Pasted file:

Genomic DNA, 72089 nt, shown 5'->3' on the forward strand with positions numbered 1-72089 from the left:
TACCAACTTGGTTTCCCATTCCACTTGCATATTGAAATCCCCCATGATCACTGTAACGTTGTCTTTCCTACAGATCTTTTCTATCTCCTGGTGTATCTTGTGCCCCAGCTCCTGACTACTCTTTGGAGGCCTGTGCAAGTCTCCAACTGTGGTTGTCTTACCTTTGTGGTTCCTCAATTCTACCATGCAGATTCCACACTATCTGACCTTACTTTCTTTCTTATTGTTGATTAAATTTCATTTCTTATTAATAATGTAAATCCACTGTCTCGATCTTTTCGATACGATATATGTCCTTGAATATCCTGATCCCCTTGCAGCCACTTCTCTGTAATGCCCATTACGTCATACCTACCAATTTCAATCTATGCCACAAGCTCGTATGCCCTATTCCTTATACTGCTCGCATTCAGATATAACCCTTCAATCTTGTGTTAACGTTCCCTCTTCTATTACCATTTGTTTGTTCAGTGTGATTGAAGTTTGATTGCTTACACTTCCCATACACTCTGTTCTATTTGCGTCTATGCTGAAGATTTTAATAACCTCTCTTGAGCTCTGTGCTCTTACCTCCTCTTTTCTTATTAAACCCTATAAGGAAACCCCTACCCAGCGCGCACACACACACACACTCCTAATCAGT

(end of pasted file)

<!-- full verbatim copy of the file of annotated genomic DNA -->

Genomic DNA, 72089 nt, shown 5'->3' on the forward strand with positions numbered 1-72089 from the left:
TACCAACTTGGTTTCCCATTCCACTTGCATATTGAAATCCCCCATGATCACTGTAACGTTGTCTTTCCTACAGATCTTTTCTATCTCCTGGTGTATCTTGTGCCCCAGCTCCTGACTACTCTTTGGAGGCCTGTGCAAGTCTCCAACTGTGGTTGTCTTACCTTTGTGGTTCCTCAATTCTACCATGCAGATTCCACACTATCTGACCTTACTTTCTTTCTTATTGTTGATTAAATTTCATTTCTTATTAATAATGTAAATCCACTGTCTCGATCTTTTCGATACGATATATGTCCTTGAATATCCTGATCCCCTTGCAGCCACTTCTCTGTAATGCCCATTACGTCATACCTACCAATTTCAATCTATGCCACAAGCTCGTATGCCCTATTCCTTATACTGCTCGCATTCAGATATAACCCTTCAATCTTGTGTTAACGTTCCCTCTTCTATTACCATTTGTTTGTTCAGTGTGATTGAAGTTTGATTGCTTACACTTCCCATACACTCTGTTCTATTTGCGTCTATGCTGAAGATTTTAATAACCTCTCTTGAGCTCTGTGCTCTTACCTCCTCTTTTCTTATTAAACCCTATAAGGAAACCCCTACCCAGCGCGCACACACACACACACTCCTAATCAGT